Maritime Accidents of the past Week

While the rest of the world was busy with Christmas shopping and last minute preparations for parties; those who have a job at sea had a very busy week indeed. The New Year’s Eve appeared to be rich in maritime accidents of all kinds; pirates’ attacks, vessels’ crashes and people disappearances.


Pirates in SOMS
Credits to ReCAAP

Surge of Piracy in Malacca Strait

End of 2019 was marked by an incredible surge of piracy all over the world. ReCAAP ISC (Regional Cooperation Agreement on Combating Piracy and Armed Robbery against Ships in Asia) reports 5 ships’ boarding incidents in Malacca Strait in the last ten days of the year.

Assaults had a typical pattern for the region; there were 3 -6 perpetrators armed with knives or wooden poles. They stole personal belongings from the crew and engine spares or run empty handed once seafarers raised an alarm. All attacks happened in close proximity which suggests that the same gang was responsible.  Although no serious damage was caused, the total number of attacks in SOMS (Strait of Malacca and Singapore) region reaches 30 this year which almost quadruples 2018 figures (there were only 8 actual attacks near Singapore in 2018) which is a disturbing tendency.

Credits to


Present activity of pirates is still comparatively low compared to 104 incidents in 2015, but authorities and maritime community are concerned as Singapore proves to be the busiest port in the world with 140 000 vessels per year, so safety is a prime requirement.

Pirates’ Attacks in West Africa

Another region with formidable safety issues is West Africa. There were 4 incidents with pirates on the Christmas Eve. 20 Indian seafarers were kidnapped from the oil/chemical tanker MT Duke some 110 nautical miles off the coast of Benin. The vessel was on her way from Luanda (Angola) to Lome (Togo) with the cargo of fuel oil when she was boarded by 6 armed pirates.

All crew members were kidnapped as a result of the attack except for the Nigerian cadet. Indian Government has established a dialog with pirates and conducts negotiations regarding release of the crew. Seafarers are reported to be safe.

Eight people were abducted from another chemical/oil tanker right on the 31st of December. 5 Greek seafarers, 2 Filipino and 1 Ukrainian seafarer were kidnapped from the Greek-flagged ‘Happy Lady’ off Cameroon. Sixth Greek seaman was injured during the assault. The vessel in owned and operated by Eastern Mediterranean Maritime Ltd, so Greek Shipping Ministry took over the process of seafarers’ release.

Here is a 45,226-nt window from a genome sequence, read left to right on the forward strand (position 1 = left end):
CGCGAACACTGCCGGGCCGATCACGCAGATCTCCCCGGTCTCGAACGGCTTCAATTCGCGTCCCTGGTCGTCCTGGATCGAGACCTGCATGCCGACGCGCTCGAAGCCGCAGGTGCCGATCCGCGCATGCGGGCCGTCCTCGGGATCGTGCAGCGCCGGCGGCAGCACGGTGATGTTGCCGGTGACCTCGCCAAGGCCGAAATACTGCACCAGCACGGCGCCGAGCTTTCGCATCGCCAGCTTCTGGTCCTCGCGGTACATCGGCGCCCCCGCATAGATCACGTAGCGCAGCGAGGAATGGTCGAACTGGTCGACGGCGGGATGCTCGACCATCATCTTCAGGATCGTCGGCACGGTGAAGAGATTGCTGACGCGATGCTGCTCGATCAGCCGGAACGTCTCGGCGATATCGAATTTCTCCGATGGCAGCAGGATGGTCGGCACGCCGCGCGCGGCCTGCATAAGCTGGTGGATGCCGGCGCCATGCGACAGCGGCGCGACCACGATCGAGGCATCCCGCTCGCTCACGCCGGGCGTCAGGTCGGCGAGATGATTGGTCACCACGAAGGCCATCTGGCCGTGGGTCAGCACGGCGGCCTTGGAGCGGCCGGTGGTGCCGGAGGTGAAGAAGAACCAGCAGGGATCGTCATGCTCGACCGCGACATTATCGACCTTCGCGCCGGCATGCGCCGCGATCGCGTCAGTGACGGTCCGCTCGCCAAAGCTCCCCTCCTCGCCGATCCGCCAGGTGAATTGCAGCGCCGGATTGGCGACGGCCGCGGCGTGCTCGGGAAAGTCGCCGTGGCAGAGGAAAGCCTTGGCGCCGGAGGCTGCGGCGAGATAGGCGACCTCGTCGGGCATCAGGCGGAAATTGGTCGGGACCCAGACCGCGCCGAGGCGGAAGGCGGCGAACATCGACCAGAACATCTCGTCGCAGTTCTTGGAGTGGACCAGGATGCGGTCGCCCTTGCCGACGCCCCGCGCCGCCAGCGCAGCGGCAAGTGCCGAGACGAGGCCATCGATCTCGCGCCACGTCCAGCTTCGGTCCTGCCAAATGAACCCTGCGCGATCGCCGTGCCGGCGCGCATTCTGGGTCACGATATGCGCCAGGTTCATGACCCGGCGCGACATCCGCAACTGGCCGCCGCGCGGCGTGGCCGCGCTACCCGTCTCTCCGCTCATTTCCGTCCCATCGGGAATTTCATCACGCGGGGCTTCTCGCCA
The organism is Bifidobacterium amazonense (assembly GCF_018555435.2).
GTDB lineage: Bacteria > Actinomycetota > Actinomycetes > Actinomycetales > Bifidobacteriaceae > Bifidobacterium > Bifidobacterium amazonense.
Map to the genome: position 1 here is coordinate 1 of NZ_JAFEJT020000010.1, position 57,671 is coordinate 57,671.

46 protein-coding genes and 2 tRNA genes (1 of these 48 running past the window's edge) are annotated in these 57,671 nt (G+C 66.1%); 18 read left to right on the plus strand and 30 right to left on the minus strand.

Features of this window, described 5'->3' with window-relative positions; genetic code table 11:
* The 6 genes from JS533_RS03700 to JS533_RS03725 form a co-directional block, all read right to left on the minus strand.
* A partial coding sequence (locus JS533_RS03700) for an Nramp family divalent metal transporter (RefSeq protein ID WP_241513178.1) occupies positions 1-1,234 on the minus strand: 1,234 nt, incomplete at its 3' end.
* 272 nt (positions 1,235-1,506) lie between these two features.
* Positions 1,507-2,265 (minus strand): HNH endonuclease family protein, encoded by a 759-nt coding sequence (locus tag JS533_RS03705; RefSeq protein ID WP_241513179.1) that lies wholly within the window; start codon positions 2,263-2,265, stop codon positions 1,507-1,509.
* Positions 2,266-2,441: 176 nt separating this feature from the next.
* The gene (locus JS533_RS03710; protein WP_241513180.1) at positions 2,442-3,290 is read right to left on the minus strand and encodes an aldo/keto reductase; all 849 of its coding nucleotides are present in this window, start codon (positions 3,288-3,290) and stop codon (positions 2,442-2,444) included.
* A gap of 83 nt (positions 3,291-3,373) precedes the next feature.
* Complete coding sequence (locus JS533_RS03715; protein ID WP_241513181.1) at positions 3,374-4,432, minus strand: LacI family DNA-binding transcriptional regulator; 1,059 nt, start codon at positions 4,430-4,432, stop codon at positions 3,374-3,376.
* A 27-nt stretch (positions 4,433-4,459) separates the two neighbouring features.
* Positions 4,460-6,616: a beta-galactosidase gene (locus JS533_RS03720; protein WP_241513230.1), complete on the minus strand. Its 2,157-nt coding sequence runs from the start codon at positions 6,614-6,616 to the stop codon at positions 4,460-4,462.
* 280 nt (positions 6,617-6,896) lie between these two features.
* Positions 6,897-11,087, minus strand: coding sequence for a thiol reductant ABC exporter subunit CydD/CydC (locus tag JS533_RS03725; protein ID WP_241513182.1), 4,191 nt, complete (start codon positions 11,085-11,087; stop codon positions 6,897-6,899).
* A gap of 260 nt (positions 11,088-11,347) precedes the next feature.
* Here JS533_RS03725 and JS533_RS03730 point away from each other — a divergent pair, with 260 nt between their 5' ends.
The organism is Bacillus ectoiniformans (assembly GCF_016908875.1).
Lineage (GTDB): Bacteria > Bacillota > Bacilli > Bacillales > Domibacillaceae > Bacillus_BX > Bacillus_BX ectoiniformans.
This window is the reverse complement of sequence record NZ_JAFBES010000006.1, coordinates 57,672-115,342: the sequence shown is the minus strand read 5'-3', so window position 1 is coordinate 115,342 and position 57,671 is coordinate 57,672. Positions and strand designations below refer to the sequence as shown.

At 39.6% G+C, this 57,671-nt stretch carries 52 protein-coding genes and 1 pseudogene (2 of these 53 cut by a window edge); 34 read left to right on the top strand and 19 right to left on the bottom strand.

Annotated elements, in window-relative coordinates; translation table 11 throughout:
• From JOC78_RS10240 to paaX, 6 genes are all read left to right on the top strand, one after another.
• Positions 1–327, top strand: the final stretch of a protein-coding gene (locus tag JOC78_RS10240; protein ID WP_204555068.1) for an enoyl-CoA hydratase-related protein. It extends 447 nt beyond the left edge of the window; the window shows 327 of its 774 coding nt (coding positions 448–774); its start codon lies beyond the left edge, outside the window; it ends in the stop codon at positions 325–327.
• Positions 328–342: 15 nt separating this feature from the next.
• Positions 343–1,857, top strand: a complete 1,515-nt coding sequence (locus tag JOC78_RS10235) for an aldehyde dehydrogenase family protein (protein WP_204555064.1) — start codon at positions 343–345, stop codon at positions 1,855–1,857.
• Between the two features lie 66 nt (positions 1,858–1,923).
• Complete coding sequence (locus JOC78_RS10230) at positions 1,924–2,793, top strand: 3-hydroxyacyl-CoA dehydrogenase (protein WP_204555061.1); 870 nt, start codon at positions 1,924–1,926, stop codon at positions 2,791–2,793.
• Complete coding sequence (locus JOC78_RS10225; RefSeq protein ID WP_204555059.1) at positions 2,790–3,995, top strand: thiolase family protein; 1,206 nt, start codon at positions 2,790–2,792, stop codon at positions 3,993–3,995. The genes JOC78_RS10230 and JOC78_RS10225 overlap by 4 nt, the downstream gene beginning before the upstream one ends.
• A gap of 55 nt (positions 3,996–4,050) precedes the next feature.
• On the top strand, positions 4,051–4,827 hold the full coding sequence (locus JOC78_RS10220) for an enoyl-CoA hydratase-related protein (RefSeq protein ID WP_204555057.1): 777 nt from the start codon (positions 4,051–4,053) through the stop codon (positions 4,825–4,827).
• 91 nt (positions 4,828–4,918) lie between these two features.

One more accident took place in Gabon. Four Chinese sailors were abducted and the fate of 1 crew member is still unknown. Two fishing trawlers Guoji 867 and 838 were at Owendo Anchorage that used to be a safe spot compared to the rest of West Africa. It is reported that Masters and Chief Mates were taken from the vessels.

Piracy in West Africa
Credits to Ryan’s Africa Blog


Furthermore, it is understood that only the second attempt of assault was successful. At first, canoes filled with armed men approached another three vessels at anchorage (MVs’ Shail Al Doha, African Kalmia and Renauld), but they raised an alarm and canoe disappeared.

Meanwhile, Turkish Suezmax tanker has managed to thwart a pirates’ attack on Christmas Eve in Nigeria. MT Istanbul was approached by a high-speed craft with nine armed men being 180 nm southwest off Brass and performed evasive maneuvers. Pirates tried two assaults of the tanker, failed to board and withdrew. Crew was uninjured and tanker continued her passage safely.

Security experts, Dryad Marine, claim that the focus of incidents has moved this year from the south of Port Harcourt to the Eastern fringe of Nigerian EEZ (Exclusive Economic Zone) due to the density of traffic and abundance oil infrastructure. This is the seventh incident occurring there in a row; four of them involved kidnapping; and only 2 failed.

Crashes, Failures and Men Overboard

Last week of the year was full of various maritime accidents. Containership Songa Iridium caused havoc in Bosporus Strait when mechanical failure led to the vessel to hit a shore. The containership is Sub Panamax size and belongs to the Norwegian shipowner Songa Container AS.

There were 19 crewmembers onboard; and the vessel was navigated by pilot, but apparently there was a mechanical breakdown that resulted in ship running aground near Rumelihisari on the European bank of the Bosporus.  Traffic was suspended for some hours, but there were no casualties of the accident.

Containership runs aground in Bosporus
Credits to


More spectacular crash has happened on the 21st of December off Sardinia coast. Italian-flagged cargo vessel MV Cdry Blue was caught in severe storm and smashed into shore cliffs. The ship was going from Cagliari (Italy) to Alicante (Spain) and had 12 seafarers onboard and at the time of the incident.

Rescue operation was hampered by extreme weather, so coast guard sent helicopter to winch crew from the stranded vessel (watch video). No one was injured as a result of the crash, but the 8100dwt Cdry Blue suffered damage from the cliffs and awaits end of storm to be tugged for repair.

Credits to Fleetmon


Probably the most tragic maritime accident has happened on the 2nd of January. Two seafarers were washed overboard from Bulgarian bulk carrier Stara Planina 210 NM southwest from Bodo in Norwegian Sea. SAR operation is carried out by helicopters and the vessel itself, but seamen weren’t wearing even lifejackets, so there is very little chance to find them alive in cold water after so many hours.